Eighteen children––six white––moved from kindergarten to the next line. The advancing first grade class, 17 children as diverse as their successors, moved to the second grade line. But as each grade stepped up, my joy turned to confusion even as I sat clapping. I noticed that the classes were smaller in size and appeared whiter. Why? What was happening? Was I seeing the difficulty that independent schools have in retaining students of color play out? This got me thinking more about why parents of Black children choose a school—or choose to take them out of a school. And what it would cost our son to remain in a predominantly white school.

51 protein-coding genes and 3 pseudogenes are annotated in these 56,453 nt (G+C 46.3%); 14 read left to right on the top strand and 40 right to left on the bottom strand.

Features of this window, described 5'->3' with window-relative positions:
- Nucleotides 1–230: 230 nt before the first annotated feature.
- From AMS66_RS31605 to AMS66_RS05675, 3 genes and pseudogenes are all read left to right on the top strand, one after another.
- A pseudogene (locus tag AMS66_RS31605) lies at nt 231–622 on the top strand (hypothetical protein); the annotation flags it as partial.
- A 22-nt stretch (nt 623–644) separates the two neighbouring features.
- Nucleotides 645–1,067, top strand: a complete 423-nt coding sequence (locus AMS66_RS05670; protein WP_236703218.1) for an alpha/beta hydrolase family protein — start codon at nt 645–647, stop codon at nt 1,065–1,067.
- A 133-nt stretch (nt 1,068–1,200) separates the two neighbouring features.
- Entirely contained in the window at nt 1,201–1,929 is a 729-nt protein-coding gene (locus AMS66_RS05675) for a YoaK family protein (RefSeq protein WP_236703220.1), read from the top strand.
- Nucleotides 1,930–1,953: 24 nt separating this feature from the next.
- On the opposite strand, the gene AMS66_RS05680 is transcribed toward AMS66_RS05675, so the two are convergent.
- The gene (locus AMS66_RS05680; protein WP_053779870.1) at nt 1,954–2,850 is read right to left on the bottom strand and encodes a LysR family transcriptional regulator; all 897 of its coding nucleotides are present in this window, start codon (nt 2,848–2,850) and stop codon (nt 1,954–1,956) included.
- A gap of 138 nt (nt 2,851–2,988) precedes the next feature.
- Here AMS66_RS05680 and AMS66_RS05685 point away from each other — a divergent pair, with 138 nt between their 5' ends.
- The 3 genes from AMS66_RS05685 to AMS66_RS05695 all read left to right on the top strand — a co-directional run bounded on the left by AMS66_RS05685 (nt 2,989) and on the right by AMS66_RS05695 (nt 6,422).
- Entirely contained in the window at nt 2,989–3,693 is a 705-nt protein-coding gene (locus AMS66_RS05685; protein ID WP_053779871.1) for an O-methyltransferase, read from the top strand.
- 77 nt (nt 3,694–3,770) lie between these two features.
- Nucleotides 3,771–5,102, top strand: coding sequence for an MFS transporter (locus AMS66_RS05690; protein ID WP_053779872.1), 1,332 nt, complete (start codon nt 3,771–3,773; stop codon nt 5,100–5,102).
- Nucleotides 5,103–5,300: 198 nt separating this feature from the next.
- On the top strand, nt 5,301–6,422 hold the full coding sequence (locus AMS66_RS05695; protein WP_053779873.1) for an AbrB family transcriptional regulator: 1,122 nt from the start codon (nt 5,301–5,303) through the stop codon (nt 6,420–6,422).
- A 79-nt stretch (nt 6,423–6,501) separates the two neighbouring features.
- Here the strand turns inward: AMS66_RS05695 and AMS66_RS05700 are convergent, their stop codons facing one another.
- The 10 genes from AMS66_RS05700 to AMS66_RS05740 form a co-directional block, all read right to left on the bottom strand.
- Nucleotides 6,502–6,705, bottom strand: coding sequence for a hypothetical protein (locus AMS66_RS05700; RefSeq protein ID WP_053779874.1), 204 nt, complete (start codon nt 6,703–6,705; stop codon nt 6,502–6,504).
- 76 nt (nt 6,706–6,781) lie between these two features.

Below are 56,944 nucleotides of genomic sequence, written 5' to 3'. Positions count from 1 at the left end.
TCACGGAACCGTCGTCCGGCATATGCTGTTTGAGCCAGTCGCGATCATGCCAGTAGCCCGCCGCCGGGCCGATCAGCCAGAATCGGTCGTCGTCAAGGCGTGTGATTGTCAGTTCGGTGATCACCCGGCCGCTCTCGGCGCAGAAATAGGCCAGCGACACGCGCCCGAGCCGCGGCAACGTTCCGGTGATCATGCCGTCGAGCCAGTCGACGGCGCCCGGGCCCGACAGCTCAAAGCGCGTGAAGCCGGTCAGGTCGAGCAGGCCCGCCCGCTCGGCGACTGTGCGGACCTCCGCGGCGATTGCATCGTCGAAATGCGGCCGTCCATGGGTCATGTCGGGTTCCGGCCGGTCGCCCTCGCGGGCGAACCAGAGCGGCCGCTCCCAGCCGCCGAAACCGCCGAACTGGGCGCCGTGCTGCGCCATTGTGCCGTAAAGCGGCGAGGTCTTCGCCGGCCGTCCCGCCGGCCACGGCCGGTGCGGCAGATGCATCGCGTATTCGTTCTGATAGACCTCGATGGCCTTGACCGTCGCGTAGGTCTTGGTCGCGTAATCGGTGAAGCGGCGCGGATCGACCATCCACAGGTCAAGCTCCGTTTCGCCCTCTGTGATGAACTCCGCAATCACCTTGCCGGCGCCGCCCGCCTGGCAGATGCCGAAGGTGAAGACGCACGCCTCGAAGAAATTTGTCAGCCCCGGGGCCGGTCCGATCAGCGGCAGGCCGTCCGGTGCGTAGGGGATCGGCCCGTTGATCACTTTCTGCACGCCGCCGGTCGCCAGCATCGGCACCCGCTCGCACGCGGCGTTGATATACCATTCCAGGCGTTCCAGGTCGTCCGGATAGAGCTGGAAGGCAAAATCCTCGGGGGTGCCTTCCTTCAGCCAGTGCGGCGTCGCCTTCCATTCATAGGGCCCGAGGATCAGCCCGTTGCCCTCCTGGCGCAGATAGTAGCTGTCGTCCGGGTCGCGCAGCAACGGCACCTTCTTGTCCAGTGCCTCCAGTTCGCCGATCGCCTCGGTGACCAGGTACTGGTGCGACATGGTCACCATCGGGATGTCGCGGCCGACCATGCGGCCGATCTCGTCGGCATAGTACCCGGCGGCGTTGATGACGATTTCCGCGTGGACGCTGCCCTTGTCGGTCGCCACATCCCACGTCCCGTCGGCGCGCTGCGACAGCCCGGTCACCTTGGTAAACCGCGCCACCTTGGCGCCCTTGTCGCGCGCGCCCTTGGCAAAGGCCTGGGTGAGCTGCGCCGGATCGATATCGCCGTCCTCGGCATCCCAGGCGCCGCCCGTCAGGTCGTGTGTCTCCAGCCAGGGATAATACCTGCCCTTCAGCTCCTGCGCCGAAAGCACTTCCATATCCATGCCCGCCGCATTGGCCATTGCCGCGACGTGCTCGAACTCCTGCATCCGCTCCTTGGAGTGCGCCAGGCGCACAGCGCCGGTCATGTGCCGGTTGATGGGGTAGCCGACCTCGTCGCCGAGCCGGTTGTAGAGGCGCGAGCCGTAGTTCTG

Confronting My Privilege
My husband and I talked for a long time about where witnessing the stepping up ceremony left us. We knew that we wanted to do everything in our power to change that outcome, but I often wondered how and where to start. So, I did the thing that helps me organize: I started writing an email to the new head of school. I wanted to open lines of communication about the school’s community and express my desire for action to be taken. I stated that maintaining the diversity of Gabriel’s class was a top priority and that faculty and staff should reflect that diversity. It was a nonnegotiable for us that Gabriel sees himself explicitly as part of the community of learners. I soon learned the short-sightedness of my approach.